Saturday, January 02, 2010

Sermon Background Noise, Matthew 2:1-12

Along with praying through the Scripture lesson, reviewing the original language, and reading the commentaries, I will often find information online which forms the background noise for a sermon.

This week’s sermon is based on the story of the wise men from Matthew 2:1-12.
1 In the time of King Herod, after Jesus was born in Bethlehem of Judea, wise men from the East came to Jerusalem, 2 asking, "Where is the child who has been born king of the Jews? For we observed his star at its rising, and have come to pay him homage." 3 When King Herod heard this, he was frightened, and all Jerusalem with him; 4 and calling together all the chief priests and scribes of the people, he inquired of them where the Messiah was to be born. 5 They told him, "In Bethlehem of Judea; for so it has been written by the prophet: 6 "And you, Bethlehem, in the land of Judah, are by no means least among the rulers of Judah; for from you shall come a ruler who is to shepherd my people Israel.' " 7 Then Herod secretly called for the wise men and learned from them the exact time when the star had appeared. 8 Then he sent them to Bethlehem, saying, "Go and search diligently for the child; and when you have found him, bring me word so that I may also go and pay him homage." 9 When they had heard the king, they set out; and there, ahead of them, went the star that they had seen at its rising, until it stopped over the place where the child was. 10 When they saw that the star had stopped, they were overwhelmed with joy. 11 On entering the house, they saw the child with Mary his mother; and they knelt down and paid him homage. Then, opening their treasure chests, they offered him gifts of gold, frankincense, and myrrh. 12 And having been warned in a dream not to return to Herod, they left for their own country by another road.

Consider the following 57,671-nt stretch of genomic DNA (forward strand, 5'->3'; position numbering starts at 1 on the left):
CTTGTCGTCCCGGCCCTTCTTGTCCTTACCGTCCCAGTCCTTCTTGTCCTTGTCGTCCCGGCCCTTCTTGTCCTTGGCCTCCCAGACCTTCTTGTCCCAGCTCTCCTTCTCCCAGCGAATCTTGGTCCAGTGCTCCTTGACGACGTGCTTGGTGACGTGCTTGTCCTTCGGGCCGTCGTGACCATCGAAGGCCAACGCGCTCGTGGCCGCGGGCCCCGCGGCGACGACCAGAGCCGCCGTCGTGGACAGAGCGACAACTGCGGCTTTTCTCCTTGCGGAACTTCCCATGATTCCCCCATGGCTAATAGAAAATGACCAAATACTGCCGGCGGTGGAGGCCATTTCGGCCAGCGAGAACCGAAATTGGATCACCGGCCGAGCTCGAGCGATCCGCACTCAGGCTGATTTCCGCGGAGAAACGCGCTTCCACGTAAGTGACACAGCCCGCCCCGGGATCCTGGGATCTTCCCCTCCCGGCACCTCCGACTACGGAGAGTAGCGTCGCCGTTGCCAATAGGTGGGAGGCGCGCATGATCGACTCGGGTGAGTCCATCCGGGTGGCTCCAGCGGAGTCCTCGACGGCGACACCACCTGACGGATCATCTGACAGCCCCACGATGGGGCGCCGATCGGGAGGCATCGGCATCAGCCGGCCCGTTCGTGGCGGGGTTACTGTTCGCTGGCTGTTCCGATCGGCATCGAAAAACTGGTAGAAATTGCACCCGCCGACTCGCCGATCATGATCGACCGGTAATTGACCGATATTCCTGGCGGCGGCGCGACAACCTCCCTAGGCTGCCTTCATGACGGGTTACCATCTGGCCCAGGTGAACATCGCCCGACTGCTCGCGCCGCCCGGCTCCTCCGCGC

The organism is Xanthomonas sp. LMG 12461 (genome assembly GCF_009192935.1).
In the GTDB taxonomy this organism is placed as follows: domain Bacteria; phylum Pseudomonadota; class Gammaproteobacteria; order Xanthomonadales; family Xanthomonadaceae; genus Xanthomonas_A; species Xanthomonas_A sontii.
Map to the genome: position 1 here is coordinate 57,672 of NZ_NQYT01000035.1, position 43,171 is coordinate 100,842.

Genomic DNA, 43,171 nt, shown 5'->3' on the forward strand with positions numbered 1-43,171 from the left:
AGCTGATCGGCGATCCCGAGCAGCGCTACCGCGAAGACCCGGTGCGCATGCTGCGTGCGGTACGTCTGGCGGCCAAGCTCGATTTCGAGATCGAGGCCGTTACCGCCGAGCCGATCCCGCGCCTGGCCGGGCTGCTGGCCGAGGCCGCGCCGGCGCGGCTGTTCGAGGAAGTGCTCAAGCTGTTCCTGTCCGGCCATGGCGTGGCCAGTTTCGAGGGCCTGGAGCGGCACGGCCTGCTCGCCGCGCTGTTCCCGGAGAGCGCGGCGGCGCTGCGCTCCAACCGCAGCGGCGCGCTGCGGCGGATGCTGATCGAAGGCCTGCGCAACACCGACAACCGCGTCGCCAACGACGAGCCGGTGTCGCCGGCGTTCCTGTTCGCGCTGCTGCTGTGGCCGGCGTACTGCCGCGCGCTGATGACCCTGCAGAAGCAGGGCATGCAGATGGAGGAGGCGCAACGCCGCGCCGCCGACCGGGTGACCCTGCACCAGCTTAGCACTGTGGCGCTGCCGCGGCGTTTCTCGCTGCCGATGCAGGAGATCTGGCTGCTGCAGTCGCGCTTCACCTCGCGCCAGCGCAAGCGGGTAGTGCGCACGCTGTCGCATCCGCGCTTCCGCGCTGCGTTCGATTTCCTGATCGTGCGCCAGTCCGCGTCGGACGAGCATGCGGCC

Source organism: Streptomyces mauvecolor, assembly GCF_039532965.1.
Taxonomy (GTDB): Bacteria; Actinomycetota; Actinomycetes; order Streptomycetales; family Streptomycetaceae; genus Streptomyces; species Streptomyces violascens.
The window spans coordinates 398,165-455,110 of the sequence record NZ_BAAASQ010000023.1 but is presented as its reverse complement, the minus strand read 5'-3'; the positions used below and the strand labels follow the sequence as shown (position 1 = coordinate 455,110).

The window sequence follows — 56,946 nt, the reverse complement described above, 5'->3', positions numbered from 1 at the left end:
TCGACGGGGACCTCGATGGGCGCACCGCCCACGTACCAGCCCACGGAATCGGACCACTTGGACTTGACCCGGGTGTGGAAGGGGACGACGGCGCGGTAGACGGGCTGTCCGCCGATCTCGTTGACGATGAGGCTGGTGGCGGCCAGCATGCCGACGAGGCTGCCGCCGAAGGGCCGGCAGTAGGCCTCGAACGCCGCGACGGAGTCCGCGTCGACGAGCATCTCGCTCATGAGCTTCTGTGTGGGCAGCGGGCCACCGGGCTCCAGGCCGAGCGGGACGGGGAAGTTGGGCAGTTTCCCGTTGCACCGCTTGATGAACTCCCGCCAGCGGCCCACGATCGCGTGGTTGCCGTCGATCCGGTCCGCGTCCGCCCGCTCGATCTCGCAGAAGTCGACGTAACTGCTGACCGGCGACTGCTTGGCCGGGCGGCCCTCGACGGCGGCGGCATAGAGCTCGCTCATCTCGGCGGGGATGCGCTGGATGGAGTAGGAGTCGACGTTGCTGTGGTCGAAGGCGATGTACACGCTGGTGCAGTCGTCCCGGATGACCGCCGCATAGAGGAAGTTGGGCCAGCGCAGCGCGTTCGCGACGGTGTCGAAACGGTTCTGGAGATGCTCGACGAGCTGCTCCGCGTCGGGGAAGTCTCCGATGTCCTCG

• This week's soundtrack includes J. S. Bach's Weihnachts Oratorium. You can find English texts here.

  • Several artists have painted the Adoration of the Magi. Although I hate to link Wikipedia, here is a description of Leonardo DaVinci's depiction.
  • John Calvin's commentaries on the text are here and here.
  • In "Off by Nine Miles", Walter Brueggemann writes in the Christian Century from December 2001 about the theological differences between Jerusalem and Bethlehem.
  • Thoughts from Reformed Worship about the season of Epiphany.
  • Apparently, there is such a thing as an Epiphany cake. Hidden inside is almond paste or brioche dough. I prefer the chocolate in this recipe.

No comments: